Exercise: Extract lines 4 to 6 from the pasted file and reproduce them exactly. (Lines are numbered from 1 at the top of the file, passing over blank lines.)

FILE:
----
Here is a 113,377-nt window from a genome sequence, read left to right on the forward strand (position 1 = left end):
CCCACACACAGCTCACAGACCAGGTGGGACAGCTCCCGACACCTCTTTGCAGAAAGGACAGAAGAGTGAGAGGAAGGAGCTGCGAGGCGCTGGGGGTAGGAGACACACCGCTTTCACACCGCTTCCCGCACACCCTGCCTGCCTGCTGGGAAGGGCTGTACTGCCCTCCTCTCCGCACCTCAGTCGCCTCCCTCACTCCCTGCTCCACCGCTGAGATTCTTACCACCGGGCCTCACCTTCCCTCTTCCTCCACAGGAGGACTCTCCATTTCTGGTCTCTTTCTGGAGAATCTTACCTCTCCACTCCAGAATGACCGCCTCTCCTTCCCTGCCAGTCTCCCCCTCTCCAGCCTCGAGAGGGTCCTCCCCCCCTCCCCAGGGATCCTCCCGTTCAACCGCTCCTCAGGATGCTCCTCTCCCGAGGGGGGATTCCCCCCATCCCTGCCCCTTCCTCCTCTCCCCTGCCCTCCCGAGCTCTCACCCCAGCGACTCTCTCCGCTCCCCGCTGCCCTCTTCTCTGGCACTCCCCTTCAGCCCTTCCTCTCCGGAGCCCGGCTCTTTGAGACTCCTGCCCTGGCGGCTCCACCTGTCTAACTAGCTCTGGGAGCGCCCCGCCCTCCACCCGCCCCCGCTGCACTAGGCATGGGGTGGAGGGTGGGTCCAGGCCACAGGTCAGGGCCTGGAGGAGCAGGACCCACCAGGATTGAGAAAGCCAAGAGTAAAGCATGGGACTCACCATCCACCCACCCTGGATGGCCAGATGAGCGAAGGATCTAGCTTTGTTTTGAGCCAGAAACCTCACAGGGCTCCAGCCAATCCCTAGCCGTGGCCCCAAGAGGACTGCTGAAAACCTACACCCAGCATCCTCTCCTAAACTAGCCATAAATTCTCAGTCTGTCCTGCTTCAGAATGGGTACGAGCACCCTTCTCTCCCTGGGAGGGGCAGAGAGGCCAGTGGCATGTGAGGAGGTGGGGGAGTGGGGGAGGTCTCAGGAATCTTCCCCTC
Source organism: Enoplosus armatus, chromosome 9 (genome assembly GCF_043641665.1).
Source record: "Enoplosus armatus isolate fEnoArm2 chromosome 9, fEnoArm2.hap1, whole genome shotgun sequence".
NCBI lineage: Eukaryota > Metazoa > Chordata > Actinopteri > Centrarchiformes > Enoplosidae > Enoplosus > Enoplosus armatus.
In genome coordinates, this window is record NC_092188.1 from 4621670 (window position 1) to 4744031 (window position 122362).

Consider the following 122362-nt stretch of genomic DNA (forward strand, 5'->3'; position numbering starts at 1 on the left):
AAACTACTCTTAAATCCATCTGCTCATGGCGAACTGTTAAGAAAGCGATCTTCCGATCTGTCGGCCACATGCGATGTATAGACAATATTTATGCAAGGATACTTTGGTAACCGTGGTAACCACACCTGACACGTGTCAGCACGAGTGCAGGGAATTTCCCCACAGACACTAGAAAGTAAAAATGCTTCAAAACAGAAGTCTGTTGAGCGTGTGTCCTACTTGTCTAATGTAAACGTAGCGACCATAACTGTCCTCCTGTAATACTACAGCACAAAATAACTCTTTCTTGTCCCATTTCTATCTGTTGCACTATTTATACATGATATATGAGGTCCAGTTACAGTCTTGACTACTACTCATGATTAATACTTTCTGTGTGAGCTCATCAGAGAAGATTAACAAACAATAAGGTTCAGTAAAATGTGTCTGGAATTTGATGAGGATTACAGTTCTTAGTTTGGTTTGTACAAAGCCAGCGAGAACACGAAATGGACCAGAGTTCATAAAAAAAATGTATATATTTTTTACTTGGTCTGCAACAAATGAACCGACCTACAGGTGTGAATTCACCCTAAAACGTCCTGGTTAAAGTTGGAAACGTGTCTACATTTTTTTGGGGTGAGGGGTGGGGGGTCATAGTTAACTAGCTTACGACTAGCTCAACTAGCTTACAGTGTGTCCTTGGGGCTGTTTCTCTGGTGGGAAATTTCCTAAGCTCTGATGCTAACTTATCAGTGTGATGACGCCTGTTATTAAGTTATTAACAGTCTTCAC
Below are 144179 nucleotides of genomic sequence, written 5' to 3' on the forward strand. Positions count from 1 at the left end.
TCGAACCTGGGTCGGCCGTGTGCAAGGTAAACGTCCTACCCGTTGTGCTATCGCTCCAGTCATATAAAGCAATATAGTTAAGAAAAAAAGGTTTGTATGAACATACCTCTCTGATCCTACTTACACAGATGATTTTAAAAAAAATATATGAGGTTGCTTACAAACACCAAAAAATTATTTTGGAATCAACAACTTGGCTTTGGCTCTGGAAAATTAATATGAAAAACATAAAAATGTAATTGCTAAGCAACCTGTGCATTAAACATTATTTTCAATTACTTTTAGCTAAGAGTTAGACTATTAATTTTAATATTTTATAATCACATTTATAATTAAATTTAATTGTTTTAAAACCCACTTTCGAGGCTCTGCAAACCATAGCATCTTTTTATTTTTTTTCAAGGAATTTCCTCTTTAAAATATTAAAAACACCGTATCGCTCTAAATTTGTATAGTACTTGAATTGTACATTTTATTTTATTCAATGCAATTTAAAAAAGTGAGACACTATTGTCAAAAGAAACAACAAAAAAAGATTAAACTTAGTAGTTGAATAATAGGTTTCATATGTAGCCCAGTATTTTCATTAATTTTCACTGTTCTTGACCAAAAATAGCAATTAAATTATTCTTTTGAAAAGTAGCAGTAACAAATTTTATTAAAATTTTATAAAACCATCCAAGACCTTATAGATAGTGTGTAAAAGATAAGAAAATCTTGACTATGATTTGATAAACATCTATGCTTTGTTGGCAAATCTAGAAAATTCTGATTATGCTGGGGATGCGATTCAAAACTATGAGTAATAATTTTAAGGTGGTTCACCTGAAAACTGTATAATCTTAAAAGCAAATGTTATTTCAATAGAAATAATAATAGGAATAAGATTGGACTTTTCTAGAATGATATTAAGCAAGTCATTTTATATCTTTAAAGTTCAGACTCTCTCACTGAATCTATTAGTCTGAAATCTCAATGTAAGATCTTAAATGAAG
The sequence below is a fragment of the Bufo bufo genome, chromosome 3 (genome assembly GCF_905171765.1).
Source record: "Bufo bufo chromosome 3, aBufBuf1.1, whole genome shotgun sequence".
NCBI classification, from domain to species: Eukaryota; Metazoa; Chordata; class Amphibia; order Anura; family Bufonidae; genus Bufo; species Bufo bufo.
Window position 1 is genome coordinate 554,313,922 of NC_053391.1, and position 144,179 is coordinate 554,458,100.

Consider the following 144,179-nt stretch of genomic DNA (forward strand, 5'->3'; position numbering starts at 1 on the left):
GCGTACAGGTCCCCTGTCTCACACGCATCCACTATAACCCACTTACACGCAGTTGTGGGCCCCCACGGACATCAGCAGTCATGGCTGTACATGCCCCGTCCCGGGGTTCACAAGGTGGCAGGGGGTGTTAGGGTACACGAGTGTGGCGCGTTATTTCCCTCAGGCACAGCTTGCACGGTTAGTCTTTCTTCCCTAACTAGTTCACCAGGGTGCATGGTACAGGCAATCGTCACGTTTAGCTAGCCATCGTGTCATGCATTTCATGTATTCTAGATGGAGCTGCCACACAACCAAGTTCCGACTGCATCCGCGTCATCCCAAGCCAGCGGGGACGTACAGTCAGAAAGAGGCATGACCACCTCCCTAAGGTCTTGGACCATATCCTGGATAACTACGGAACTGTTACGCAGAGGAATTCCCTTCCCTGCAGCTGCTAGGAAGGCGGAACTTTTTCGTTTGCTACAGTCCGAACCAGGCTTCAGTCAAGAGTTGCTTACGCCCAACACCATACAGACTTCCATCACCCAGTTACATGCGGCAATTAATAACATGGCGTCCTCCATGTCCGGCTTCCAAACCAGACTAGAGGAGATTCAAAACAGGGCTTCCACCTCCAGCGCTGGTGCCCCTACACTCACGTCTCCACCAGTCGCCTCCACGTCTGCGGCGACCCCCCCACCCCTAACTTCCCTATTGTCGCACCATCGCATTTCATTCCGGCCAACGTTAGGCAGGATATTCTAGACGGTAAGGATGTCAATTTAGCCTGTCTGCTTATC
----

Source record: "Enoplosus armatus isolate fEnoArm2 chromosome 9, fEnoArm2.hap1, whole genome shotgun sequence".
NCBI lineage: Eukaryota > Metazoa > Chordata > Actinopteri > Centrarchiformes > Enoplosidae > Enoplosus > Enoplosus armatus.
In genome coordinates, this window is record NC_092188.1 from 4621670 (window position 1) to 4744031 (window position 122362).